Reality TV at its best

Dating reality TV has hit an all-time high lately, and for good reason. The alluring genre creates low-stakes, dramatic, and thoroughly addictive television that will hold your attention for an unhealthy amount of time. Some of Netflix’s best shows have come from a foray into reality TV, high-concept offerings such as Love is blind at The ultimatum and Too hot to handle. Meanwhile, The single person the franchise has been going strong for 20 years; the island of love continues to dominate conversations every summer; and the resurrected United States temptation island in 2019 after being off the air for 16 years. Many of these shows are set on tropical islands, and in a sea of ​​countless reality series, the one really worth watching is HBO Max’s. Boy’s Islandwhich is currently in its second season.

The premise is simple: three beautiful women find themselves through 26 sexy men looking for love. The kicker is that half are self-proclaimed “FBoys” hoping to make it to the end and win the $100,000 cash prize, while the other 13 are self-proclaimed “Nice Guys” looking for something meaningful that would share the prize with their new partner. The girls have to try to figure out what each guy identifies with (which is hard, since almost all of them walk on red flags) and whether their intentions will ruin any desire to go further. FBoys who don’t make the cut are exiled to Limbro, an isolated resort with no mattresses where they take time to heal through activities like “bro-ga” and a consent lesson guided by a “Consent Coyote” puppet. .

The ultimate key to Boy’s Islandis the hit of comedienne Nikki Glaser, who is a really funny host and always looks like she’s having the time of her life. Presiding over the women’s chaotic journey, Glaser is the comedic heart and soul of the show who never holds anything back, especially if it’s contempt for male behavior. One minute she’s having a girly chat with the season’s leads in the living room — the next she’s roasting the ridiculous contestants, who in turn eat it all up.

Created by the old Bachelor producer Elan Gale, Boy’s Island is aware that this is trash TV and fully embraces this classification. What makes the show work so well is that it leans towards being a comedy that’s all in on the joke, constantly poking fun at women’s questionable taste in men and the many himbos they have to choose from. The women are clearly not on the island with marriage at the forefront of their minds, and the show never tries to convince us that they are looking for a serious commitment, no matter how many men mention each other. install. What’s even more refreshing to see is the camaraderie between the women – they never argue with guys, always come to each other’s rescue in sticky situations, and support each other when they’re in trouble. faced with difficult decisions.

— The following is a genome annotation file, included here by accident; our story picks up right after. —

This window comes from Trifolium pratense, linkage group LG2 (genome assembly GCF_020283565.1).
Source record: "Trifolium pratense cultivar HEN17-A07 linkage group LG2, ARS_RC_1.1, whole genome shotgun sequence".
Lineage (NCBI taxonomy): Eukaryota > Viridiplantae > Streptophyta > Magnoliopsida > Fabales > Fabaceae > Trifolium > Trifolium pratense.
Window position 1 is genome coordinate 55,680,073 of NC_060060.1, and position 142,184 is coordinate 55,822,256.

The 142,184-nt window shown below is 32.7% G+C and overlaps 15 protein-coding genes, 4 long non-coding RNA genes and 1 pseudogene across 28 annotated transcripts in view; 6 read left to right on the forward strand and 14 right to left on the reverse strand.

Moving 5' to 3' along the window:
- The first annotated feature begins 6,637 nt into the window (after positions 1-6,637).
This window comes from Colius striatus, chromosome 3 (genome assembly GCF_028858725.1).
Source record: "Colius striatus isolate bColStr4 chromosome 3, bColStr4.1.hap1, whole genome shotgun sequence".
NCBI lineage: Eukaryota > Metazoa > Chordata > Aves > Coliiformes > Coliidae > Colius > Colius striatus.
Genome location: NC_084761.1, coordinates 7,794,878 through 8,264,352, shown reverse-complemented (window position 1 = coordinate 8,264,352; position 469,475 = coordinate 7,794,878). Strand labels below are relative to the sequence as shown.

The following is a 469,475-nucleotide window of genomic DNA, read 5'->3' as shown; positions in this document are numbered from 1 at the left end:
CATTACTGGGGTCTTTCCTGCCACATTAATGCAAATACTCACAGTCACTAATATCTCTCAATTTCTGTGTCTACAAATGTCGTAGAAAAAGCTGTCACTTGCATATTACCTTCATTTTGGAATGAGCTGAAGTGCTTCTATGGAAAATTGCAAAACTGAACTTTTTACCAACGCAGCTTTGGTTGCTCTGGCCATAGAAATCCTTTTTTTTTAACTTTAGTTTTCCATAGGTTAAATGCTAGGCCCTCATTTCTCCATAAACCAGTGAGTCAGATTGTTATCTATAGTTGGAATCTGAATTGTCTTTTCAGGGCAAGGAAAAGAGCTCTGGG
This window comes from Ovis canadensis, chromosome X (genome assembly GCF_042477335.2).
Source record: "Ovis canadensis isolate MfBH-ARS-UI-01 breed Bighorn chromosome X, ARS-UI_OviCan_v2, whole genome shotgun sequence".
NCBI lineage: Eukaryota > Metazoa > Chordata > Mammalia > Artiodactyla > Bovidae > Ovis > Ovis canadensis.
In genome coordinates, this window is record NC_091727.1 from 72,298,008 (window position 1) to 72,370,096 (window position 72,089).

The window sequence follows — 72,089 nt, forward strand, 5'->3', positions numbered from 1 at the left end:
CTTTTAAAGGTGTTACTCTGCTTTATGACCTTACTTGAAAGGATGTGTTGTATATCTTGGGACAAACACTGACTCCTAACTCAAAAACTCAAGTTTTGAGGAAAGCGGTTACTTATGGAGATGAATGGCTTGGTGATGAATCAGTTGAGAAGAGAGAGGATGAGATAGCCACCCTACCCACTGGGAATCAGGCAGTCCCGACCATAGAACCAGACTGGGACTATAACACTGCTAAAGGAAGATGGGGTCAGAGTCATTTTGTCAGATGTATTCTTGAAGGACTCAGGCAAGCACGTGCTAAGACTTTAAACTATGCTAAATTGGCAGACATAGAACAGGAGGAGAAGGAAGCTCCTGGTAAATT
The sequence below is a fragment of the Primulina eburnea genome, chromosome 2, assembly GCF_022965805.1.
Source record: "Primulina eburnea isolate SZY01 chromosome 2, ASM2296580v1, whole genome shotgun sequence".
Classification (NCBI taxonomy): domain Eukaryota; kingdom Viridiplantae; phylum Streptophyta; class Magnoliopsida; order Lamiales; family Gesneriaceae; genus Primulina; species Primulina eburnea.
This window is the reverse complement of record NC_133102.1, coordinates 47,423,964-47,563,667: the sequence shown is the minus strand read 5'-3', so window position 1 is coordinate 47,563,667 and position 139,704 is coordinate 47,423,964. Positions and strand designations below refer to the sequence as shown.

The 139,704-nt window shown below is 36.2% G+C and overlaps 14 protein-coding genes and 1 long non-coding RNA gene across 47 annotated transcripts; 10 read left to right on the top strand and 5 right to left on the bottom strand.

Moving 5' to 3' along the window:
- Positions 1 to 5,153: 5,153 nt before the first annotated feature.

Not equipped with a well-defined set of rules, Boy’s Island is an anarchic show that emphasizes entertainment over drama (don’t worry, it’s still packed full of theatrical antics). Some rules and twists don’t go into effect until the last minute, elimination ceremonies become increasingly unpredictable, dates are constantly being squashed by other jealous guys, and masterful editing elevates its silliness (a date is cut because, as the title card states, it was “incredibly boring” and instead we’re shown a montage of chiseled abs). In one of the most hilarious moments of the first season, an FBoy “escapes” from Limbro and returns to the main house in an attempt to prove he’s a changed man and win back a girl. Boy’s Island manages to retain the hallmarks of a typical reality romance, from pool parties to one-on-one dates with games like “Douche Tank,” but the series’ ability to revel in its inherent silliness is what which puts her in another league.

Although its title may be painfully cranky, Boy’s Island makes up for it by being nothing less than a deliciously wild, thirsty spectacle that, above all, never takes itself too seriously.


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